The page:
Death Penalty Facts
- Other Names: Capital Punishment
- Methods: Lethal Injection, Electrocution
- Most: California
- Least: New Hampshire, Wyoming
- Countries: Legal in 58
- Popularity: 61% Approval Rate
- First: 1608 (in Colonial America)
- Legal: 30 States
- Drug: Potassium Chloride
- Cost: $86.08 (Lethal Injection)
- History: The Death Penalty Dates Back to the Beginning of Time
- Records: The First Recorded Death Penalty in America Was in 1608
- Methods: Lethal Injection is the Most Common Method
- Costs: Death Penalty Trials Are Costly
- Approval: The Public Has Long Debated the Death Penalty
- Race: Race Plays a Factor in the Death Penalty
- Laws: Death Penalty Laws Differ by State
- World: The Majority of Countries Do Not Practice Capital Punishment
- Death Row Inmates Get to Choose Their Last Meal
- Ouch! Some Intense and Barbaric Methods of Execution Were Once Used
- Women Avoided the Death Penalty for Over 100 Years in Texas
- Sometimes, Executions Go Terribly Wrong
- A Convicted Person’s Innocence Has Been Proven After Executions
- Have a Weak Stomach? Up Until 1936, Executions Were Public
The Death Penalty Dates Back to the Beginning of Time
Let’s begin our death penalty facts by discussing how the practice came to be. The first established laws related to the death penalty date back as far as the 18th century BC. In the seventh century BC, in the Draconian Code of Athens, the death penalty was the only punishment for all crimes, no matter how trivial.
Criminals were put to death by crucifixion, drowning, beatings, being burned alive and even impalement. Death by hanging became the more common execution-style by the 10th century. While it’s impossible to know how many executions have taken place over the years, it is estimated that in the 16th century as many as 72,000 people were executed. Punishable offenses at the time included treason, not confessing to a crime (even if innocent) and marrying a Jew.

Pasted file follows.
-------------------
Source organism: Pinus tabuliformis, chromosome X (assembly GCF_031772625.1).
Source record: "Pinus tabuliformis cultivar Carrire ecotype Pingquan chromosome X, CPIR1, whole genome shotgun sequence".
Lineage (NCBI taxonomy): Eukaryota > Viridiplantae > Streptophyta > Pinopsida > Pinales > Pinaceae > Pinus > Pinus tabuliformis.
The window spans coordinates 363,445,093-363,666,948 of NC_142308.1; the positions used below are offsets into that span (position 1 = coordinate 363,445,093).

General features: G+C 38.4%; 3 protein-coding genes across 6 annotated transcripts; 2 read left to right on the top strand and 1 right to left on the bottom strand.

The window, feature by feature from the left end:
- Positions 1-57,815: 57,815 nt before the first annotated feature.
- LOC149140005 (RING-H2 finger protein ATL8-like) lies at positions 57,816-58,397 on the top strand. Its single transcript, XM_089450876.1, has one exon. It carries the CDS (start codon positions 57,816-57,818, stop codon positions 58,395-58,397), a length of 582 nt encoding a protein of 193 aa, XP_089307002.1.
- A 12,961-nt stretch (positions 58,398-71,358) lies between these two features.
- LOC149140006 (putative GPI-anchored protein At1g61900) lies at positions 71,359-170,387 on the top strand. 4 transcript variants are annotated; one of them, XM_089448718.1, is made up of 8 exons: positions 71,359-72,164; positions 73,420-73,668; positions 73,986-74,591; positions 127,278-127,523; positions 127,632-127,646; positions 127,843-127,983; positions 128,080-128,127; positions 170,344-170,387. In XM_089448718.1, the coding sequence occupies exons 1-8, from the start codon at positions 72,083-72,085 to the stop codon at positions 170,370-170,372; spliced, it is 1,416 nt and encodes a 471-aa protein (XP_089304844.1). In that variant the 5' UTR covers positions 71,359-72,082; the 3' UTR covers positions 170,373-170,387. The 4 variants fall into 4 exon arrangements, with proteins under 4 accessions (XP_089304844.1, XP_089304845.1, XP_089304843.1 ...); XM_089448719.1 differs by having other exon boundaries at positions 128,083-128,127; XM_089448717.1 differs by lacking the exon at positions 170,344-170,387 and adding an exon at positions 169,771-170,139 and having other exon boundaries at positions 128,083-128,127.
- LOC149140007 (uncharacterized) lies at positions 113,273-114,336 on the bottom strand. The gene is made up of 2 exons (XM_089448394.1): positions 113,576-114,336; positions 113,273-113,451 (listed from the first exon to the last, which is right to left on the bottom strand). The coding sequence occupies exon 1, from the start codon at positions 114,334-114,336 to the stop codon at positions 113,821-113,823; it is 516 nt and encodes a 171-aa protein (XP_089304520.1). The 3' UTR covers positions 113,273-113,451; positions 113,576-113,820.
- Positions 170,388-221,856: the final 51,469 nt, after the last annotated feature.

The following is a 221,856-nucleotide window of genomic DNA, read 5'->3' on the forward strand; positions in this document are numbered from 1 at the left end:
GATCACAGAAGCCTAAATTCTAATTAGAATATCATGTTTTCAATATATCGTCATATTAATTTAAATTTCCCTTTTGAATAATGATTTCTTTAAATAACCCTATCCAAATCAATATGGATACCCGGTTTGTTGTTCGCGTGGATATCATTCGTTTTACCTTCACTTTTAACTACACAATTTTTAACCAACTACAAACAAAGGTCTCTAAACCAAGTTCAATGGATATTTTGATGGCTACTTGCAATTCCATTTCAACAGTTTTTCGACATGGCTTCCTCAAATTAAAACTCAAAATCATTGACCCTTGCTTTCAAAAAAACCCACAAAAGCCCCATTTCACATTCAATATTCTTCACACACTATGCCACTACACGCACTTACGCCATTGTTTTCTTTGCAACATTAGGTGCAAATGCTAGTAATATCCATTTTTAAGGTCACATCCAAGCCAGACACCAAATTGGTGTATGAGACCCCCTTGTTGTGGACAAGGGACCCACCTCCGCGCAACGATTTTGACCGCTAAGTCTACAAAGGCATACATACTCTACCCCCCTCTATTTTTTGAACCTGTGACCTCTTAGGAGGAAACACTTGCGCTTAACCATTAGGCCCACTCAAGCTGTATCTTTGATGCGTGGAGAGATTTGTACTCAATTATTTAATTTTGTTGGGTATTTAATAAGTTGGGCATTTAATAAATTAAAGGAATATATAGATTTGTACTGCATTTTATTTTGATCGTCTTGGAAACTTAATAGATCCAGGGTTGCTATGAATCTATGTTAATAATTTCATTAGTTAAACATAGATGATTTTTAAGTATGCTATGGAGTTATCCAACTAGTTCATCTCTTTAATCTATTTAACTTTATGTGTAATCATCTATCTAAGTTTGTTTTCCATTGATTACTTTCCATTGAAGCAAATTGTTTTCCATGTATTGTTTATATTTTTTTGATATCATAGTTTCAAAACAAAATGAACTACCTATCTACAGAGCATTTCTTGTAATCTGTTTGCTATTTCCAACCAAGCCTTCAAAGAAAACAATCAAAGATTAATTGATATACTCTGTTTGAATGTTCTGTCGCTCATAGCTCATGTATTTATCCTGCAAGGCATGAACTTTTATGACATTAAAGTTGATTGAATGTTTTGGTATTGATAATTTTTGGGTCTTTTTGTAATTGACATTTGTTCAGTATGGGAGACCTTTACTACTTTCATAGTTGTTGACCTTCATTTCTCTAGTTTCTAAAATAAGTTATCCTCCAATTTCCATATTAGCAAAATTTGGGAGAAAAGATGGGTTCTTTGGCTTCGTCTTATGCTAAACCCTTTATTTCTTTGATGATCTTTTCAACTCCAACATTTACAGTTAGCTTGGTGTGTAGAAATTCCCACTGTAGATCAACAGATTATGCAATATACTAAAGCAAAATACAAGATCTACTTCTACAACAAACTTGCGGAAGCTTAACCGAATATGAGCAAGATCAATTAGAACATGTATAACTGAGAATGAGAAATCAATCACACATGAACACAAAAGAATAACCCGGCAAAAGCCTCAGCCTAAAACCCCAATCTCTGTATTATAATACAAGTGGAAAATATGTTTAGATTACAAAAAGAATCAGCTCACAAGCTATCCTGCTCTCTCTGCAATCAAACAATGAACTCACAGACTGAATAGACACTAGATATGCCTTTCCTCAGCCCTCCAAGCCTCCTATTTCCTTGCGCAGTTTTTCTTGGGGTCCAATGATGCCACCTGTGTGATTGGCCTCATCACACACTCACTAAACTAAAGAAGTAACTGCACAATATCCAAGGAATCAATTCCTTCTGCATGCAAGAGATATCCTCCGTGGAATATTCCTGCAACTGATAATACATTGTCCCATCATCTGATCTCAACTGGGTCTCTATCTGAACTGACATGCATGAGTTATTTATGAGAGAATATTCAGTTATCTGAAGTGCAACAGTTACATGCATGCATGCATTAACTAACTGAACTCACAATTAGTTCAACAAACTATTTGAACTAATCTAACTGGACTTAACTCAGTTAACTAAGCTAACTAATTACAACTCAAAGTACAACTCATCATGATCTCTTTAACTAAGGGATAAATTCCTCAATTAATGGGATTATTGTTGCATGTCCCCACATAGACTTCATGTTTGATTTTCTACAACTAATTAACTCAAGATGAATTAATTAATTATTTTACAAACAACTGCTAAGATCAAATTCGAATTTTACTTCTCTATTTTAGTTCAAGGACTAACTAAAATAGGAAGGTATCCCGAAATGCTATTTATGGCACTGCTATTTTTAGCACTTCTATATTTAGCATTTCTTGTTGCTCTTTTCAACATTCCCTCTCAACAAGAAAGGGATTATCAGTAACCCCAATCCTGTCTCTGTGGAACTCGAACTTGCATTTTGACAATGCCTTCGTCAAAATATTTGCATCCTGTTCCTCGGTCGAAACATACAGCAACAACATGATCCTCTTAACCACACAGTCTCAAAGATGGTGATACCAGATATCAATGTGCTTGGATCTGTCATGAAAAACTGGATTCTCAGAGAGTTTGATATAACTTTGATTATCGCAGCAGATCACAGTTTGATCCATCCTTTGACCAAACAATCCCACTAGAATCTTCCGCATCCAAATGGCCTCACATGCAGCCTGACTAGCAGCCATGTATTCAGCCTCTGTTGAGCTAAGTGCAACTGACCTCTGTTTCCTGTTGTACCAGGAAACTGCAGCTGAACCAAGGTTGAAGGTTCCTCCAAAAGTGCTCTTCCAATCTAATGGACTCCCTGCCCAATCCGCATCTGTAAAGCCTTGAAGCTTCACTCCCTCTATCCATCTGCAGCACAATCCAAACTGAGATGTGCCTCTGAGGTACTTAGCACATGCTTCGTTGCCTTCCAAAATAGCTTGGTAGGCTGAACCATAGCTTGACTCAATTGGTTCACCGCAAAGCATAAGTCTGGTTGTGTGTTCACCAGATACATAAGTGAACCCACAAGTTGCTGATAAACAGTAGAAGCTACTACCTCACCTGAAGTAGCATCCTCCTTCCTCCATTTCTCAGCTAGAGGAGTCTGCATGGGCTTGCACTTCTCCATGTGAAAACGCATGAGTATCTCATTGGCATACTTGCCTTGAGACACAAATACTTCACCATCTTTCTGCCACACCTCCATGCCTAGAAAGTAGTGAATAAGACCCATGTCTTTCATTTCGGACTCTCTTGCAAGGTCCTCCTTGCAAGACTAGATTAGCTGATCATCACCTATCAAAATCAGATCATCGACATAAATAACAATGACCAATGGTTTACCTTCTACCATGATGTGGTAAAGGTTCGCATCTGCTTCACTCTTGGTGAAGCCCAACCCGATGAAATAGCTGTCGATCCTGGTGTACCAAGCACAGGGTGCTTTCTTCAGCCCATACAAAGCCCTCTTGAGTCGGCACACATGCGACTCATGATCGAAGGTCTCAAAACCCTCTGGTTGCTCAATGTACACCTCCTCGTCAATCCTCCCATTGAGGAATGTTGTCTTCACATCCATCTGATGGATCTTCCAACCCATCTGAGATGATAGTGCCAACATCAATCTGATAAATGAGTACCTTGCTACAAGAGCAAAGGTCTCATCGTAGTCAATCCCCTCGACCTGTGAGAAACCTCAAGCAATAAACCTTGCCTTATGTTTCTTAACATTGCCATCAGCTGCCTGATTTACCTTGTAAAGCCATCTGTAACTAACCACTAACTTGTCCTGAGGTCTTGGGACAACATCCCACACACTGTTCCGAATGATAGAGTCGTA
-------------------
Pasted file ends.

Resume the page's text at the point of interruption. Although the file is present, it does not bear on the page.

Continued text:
The First Recorded Death Penalty in America Was in 1608
As European settlers arrived in America, they brought the death penalty with them. The first execution recorded in the New World was that of Captain George Kendall in Virginia in 1608. He was executed for being a spy. Every colony had different laws at the time regarding the death penalty.
The colony of New York considered such offenses as hitting one’s mother or father or denying God as being punishable by death. As America grew older, the laws began to change. Pennsylvania was the first state to repeal the death penalty except in cases of first-degree murder.
Lethal Injection is the Most Common Method
There are five legal methods of execution, including hanging, the use of a firing squad, a gas chamber, electrocution, and lethal injection. Currently, 20 states use lethal injection as their main method of execution. 16 other states provide lethal injection but also give the inmate a choice of a different method.
In 2008, almost 90% of United States-based executions were carried out by lethal injection. During a lethal injection execution, the inmate goes into a chamber and is strapped to a gurney with restraints. He or she is then connected to a cardiac monitor and an IV is inserted into both arms to make sure that there is a usable vein available. At the warden’s signal, the lethal drugs are administered and the line is washed. Death typically occurs within eight minutes.
Death Penalty Trials Are Costly
Dozens of studies have been conducted to determine the real cost of keeping the death penalty legal in each state. In Washington at Seattle University, a study found that the estimated cost of a trial in which the death penalty was sought cost an average of $1 million more than a similar case in which the death penalty was not sought.
In California, it has been estimated that the death penalty has cost the state over $4 billion since the late 1970s, including pending trial costs and the overall cost of incarceration. The cost of the actual execution is small in comparison, with the drug(s) used in lethal injections costing less than $100.